Duane King’s style is unmistakably new-generation, his comprehensive knowledge of the history and heroes of design make his vision timeless. As creative director of Santa Fe based studio BBDK he’s produced solutions in print, packaging and interactive that have earned him great recognition. Duane is also the creator of Thinking For A Living, a collection of recommended readings and online links for the modern designer, it’s an ever-growing platform dedicated to the concept of open source design education. He was kind enough to answer a few questions for AisleOne.
How long have you been designing?
It’s hard for me to believe, but it’s been 15 years. I actually began my design career before computers were a staple in the industry. My schooling included no computer training and I had to relearn the business once I hit the job market.
Who or what turned you on to graphic design?
Who or what are your influences?
My design influences are Josef Müller-Brockmann, Paul Rand, Otl Aicher, Wim Crouwel, Herb Lubalin, Tom Carnase and many more. In order to facilitate my personal attempts to at creating relevant design I have tried to better understand the history of our craft. I feel that it is only by making references to the past and mixing them with your personal interpretation of the future that we as designers have any chance of obtaining our own place in the timeline of the history of graphic design.
What is your favorite typeface?
Helvetica. No other font has the flexibility of this particular typeface. Even with it’s familiarity this font can be distinguished or insipid at will.
What is your favorite color palette to work with?
All of them. Full color spectrums are particularly exciting to me. Technological improvements in printing and screen displays has allowed for increasingly complex usage of gradients.
Can you explain your creative process from brief to completion?
I suppose that the real beginning of the creative process starts with the decision to be a designer. From that moment on, everything you see, hear, taste, smell and touch will contribute to your design vocabulary and life experience. Travel, listen to music, talk to all kinds of people, read the newspaper, surf the web; keep your eyes, ears, and mind open. The richer your experiences, the more tricks you’ll have up your sleeve and the broader your design vocabulary will be. Have a viewpoint, believe in something, trust your instincts.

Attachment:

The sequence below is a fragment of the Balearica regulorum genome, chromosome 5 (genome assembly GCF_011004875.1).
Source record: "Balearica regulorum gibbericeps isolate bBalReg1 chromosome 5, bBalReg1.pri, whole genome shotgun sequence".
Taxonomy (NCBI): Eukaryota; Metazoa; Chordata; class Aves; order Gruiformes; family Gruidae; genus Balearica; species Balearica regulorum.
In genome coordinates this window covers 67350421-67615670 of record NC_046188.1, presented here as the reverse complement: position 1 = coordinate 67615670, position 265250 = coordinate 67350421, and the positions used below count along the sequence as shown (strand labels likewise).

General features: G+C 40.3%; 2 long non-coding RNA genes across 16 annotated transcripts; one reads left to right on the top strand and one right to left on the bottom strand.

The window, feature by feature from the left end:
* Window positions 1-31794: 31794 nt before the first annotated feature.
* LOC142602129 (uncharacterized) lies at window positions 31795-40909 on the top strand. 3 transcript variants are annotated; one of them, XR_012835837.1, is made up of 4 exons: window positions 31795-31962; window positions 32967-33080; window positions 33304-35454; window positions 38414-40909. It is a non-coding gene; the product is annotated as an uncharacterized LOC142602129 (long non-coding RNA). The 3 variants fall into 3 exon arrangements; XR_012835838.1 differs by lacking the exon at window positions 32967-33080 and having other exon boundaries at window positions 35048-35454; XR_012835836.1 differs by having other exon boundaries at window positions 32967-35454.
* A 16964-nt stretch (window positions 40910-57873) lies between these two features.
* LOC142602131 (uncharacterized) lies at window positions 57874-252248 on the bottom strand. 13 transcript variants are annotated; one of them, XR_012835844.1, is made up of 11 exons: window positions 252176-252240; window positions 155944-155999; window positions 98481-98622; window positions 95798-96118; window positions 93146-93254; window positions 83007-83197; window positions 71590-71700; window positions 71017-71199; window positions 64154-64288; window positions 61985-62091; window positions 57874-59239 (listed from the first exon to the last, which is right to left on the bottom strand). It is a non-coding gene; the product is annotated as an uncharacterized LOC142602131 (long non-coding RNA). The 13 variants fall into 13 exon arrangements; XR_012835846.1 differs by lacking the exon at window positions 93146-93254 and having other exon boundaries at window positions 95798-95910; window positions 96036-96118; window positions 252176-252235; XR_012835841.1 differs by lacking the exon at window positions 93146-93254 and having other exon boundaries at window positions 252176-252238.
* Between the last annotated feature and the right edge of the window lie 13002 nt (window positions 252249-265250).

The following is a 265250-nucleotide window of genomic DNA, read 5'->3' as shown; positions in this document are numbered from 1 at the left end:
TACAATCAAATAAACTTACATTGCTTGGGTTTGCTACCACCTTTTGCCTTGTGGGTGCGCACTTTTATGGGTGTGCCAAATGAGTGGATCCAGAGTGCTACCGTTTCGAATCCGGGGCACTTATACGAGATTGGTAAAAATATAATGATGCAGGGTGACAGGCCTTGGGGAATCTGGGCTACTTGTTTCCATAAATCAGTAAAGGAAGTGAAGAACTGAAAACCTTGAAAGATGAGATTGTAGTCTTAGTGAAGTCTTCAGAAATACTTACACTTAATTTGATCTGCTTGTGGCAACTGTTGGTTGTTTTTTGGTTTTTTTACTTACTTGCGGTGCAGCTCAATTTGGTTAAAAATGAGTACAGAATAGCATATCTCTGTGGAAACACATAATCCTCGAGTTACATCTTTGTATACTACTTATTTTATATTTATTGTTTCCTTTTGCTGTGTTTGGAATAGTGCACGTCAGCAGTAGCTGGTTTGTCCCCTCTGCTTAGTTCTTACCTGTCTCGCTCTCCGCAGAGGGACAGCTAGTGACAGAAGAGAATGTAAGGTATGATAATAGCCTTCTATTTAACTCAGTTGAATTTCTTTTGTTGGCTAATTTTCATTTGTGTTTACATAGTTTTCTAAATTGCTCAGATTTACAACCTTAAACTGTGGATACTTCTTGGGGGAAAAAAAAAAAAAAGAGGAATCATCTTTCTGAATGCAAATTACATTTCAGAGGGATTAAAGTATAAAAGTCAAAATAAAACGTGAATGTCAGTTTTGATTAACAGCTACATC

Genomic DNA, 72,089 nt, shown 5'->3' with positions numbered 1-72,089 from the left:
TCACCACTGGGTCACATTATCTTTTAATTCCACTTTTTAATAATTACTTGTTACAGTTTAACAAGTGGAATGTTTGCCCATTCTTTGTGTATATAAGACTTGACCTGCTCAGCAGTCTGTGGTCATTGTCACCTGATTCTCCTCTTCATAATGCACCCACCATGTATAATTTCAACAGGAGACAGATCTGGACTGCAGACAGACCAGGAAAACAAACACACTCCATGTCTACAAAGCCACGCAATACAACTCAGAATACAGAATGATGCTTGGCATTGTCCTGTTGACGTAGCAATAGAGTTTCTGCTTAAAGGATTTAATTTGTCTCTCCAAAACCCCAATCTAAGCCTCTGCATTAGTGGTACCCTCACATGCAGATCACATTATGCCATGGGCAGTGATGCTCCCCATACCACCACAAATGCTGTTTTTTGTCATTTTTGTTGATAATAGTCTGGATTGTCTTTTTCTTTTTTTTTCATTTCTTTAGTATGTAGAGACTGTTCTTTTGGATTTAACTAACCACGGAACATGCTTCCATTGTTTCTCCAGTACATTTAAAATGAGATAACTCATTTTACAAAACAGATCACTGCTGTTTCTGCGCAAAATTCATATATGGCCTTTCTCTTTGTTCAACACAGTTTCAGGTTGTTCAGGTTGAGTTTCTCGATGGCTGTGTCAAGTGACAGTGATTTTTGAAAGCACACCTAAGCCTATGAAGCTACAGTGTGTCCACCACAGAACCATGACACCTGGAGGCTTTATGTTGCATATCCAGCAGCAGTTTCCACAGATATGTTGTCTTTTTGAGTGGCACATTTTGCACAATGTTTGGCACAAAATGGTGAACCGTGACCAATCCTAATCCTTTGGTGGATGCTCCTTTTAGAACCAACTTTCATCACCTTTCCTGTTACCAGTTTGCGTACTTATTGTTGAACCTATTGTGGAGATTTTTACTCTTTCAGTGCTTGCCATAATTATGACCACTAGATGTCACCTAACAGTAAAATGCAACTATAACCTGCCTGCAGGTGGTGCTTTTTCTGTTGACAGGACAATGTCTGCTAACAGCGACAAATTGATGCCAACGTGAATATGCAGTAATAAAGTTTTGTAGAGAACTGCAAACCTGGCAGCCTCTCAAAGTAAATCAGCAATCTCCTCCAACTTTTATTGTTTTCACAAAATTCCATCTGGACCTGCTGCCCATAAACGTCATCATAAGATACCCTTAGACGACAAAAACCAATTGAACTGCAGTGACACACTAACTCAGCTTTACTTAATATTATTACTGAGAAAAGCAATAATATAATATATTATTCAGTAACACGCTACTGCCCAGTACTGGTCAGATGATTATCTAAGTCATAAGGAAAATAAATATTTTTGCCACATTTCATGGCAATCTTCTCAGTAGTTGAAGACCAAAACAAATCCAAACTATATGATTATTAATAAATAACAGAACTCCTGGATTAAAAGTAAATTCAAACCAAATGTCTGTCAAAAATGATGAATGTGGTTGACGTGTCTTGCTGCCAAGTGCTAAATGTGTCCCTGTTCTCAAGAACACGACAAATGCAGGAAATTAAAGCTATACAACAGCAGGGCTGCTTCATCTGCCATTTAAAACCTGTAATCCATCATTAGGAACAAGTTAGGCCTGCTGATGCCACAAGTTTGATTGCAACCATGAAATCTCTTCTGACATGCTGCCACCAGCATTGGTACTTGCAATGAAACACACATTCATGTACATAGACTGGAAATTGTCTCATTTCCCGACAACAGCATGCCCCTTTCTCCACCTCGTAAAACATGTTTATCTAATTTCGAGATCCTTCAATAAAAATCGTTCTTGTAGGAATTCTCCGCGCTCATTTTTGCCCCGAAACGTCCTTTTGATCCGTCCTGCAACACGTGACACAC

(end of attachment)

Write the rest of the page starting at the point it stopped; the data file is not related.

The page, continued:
Do you use a grid system when designing and how do you feel about them?
I tend to gravitate towards methodical approaches to most any design solution, but I typically only use grid systems when I have large amounts of text to deal with. A grid is always helpful in creating hierarchical systems that aid legibility and give a design an underlying structure. They can be cumbersome and restrictive if they are over-thought, but with some freedom and flexibility they are invaluable tools for creating order from chaos.
Who do you feel is currently doing innovative work?
Joshua Davis, Universal Everything, Made Thought, Surface to Air, 2X4, Parra Janssen, Karlsson Wilker, Graphic Thought Facility and too many others to list.
What are you working on now?
An ecommerce site and packaging system for an Italian glass company, a self-initiated product line called Beautiful & Useful, a new version of the Thinking for a Living site, and holiday cards for the Museum of Modern Art.
What is your favorite color?
At the moment, it’s Rubine Red. There’s something about intensely pure pigments that I am drawn to.
What is your favorite album?
London Calling by The Clash.
What is your favorite movie?
2001: A Space Odyssey. Stanley Kubrick has always been an inspiration to me.
Intervista is a series of interviews conducted for AisleOne with some of todays top talents in graphic design.